Gospel (Lk 24:46-53)
And [Jesus] said to them, “Thus it is written, that the Christ should suffer and on the third day rise from the dead, and that repentance and forgiveness of sins should be preached in his name to all nations, beginning from Jerusalem. You are witnesses of these things. And behold, I send the promise of my Father upon you; but stay in the city, until you are clothed with power from on high.”
Then he led them out as far as Bethany, and lifting up his hands he blessed them. While he blessed them, he parted from them and was carried up into heaven. And they worshiped him, and returned to Jerusalem with great joy, and were continually in the temple blessing God.
These words of Jesus, with which the Gospel according to Luke ends, sum up the great themes that form the heart of our faith and the Church’s mission: Christ died and conquered death, so that all might be saved. The “exodus” of which Jesus spoke to Moses and Elijah in the Transfiguration (cf. Lk 9:31), has been fulfilled in Jerusalem. From there he sends out the Apostles, clothed with the power of “the promise of my Father upon you,” that is, the Holy Spirit, to preach throughout the whole world repentance and forgiveness of sins (vv. 46-49).
They were “witnesses of these things” (v. 48), since they had seen the Crucifixion and the Risen Jesus, and hence were able to understand the Scriptures that speak about the mystery of Christ, about the Son of God made man, who gave his life for us and rose, forever alive and a guarantee of our eternal life. “This is the witness – given not only with words but also through daily life – the witness that every Sunday should come out of our churches to enter during the week into houses, offices, schools, places for meeting and for leisure, hospitals, prisons, homes for the elderly, places crowded with immigrants, the outskirts of cities… We must bear this witness every week: Christ is with us; Jesus rose to heaven, he is with us. Christ lives!”
“Then he led them out as far as Bethany, and lifting up his hands he blessed them. While he blessed them, he parted from them and was carried up into heaven. And they worshiped him, and returned to Jerusalem with great joy” (vv. 50-52). The Apostles’ reaction is surprising. The most reasonable thing would have been for them to be disconcerted and dejected, because Jesus was departing definitively from them and they were to remain alone in the world, with a task that completely transcended their own strength and abilities, while having to confront the same difficulties the Master had encountered. Besides, if all farewells are painful, Jesus’ definitive departure from this world should have filled them with sadness. How is it possible that “they returned to Jerusalem with great joy” (v. 52)?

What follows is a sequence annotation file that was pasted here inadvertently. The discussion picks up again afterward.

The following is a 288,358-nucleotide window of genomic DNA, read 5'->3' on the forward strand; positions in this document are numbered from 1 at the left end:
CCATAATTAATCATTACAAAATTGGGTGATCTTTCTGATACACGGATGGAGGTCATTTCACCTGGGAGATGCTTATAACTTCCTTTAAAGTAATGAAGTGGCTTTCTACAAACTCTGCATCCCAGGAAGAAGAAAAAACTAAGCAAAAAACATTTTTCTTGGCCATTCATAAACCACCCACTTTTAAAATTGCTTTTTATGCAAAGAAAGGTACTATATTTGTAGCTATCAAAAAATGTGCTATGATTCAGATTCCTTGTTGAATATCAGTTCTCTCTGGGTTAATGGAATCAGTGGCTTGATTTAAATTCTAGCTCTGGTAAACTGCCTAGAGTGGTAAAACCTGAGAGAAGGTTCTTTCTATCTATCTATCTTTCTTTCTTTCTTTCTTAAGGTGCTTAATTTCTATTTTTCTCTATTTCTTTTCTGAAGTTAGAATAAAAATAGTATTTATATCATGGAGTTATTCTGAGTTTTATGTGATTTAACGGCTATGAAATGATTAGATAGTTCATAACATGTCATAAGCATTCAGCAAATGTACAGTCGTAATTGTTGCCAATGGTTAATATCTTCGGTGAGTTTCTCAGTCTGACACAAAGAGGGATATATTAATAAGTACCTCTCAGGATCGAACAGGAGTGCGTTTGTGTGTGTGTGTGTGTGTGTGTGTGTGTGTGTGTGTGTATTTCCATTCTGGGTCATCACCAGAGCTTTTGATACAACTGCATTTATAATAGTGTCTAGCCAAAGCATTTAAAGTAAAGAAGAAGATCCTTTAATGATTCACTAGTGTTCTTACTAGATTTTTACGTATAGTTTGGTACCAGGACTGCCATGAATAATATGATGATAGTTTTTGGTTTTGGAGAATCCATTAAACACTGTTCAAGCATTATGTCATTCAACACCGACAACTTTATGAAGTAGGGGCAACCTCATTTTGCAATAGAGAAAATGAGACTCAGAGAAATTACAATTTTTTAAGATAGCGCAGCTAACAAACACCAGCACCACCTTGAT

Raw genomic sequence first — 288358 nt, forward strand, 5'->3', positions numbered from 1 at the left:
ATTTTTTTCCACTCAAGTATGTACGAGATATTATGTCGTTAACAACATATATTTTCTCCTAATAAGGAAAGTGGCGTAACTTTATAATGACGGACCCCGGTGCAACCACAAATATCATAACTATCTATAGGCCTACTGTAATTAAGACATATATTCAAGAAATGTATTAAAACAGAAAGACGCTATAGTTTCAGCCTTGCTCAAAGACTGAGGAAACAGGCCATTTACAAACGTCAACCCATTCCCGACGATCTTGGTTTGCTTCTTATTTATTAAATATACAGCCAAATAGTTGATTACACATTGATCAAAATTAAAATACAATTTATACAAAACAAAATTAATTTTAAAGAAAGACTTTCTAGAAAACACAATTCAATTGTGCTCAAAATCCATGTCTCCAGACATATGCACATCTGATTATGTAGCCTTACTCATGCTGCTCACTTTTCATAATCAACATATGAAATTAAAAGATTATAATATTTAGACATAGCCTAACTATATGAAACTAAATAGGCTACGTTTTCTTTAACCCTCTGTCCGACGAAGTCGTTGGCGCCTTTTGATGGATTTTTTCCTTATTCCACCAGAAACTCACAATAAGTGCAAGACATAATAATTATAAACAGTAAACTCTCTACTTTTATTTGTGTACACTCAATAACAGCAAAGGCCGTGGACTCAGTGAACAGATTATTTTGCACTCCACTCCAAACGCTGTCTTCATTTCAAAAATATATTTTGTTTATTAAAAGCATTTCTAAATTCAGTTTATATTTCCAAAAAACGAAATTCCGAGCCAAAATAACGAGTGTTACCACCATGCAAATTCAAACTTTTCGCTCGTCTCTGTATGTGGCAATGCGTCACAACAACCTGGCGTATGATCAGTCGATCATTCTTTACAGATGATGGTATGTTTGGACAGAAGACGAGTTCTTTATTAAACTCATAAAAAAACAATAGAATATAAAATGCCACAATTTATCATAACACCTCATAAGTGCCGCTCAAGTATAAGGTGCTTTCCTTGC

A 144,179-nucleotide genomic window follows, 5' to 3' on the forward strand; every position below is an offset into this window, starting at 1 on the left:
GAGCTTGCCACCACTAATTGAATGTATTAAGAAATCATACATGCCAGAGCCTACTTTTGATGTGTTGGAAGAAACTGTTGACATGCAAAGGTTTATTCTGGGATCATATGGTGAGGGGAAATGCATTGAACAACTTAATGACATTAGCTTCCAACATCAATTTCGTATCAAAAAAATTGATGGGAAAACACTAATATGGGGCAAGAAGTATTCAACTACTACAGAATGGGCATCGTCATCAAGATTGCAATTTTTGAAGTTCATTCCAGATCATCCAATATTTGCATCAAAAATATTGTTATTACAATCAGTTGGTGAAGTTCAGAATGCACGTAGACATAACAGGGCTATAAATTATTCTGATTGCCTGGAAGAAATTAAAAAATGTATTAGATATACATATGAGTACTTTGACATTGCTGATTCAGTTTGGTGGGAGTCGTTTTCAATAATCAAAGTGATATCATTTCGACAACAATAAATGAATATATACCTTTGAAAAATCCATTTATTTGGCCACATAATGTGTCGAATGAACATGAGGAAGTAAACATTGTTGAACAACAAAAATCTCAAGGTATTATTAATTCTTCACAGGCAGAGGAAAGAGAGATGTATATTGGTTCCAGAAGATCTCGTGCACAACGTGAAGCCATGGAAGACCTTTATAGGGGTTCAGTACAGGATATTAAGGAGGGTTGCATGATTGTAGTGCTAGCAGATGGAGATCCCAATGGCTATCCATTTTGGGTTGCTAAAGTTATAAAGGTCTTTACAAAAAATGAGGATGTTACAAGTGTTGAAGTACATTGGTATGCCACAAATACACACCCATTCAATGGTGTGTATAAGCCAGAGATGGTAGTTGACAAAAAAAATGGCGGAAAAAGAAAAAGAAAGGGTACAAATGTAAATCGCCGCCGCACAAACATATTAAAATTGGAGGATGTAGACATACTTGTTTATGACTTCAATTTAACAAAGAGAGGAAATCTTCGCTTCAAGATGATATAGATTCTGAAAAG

Benedict XVI calls our attention to the fact that if the disciples return joyful it is because “the disciples do not feel abandoned. They do not consider Jesus to have disappeared far away in an inaccessible heaven. They are obviously convinced of a new presence of Jesus … The joy of the disciples after the ‘Ascension’ does not mean departure into a remote region of the cosmos, but rather the continuing closeness that the disciples experience so strongly that it becomes a source of lasting joy.”
At the same time, they are joyful because they are aware of the great good that the Ascension brings to all mankind, which, in Christ, is called to share in divine glory. Saint Leo the Great says: “when the Lord entered the heights of heaven, not only did the Apostles experience no sadness, but they were filled with great joy. And truly great and unspeakable was the cause of their joy, when in the sight of the holy multitude, above the dignity of all heavenly creatures, the Nature of mankind went up, to pass above the angels’ ranks and to rise beyond the archangels’ heights, and to have Its uplifting limited by no elevation until, received to sit with the Eternal Father, It should be associated on the throne with His glory, to Whose Nature It was united in the Son.” With the Ascension of Jesus our hope that we too will share in the fullness of divine life in celestial glory is nourished.
 Pope Francis, Regina coeli, Sunday May 8, 2016.
 Joseph Ratzinger - Benedict XVI, Jesus of Nazareth. Holy Week from the Entrance into Jerusalem to the Resurrection, Ignatius Press 2011, p. 281.
 Saint Leo the Great, Sermo 1 de ascensione Domini, 4.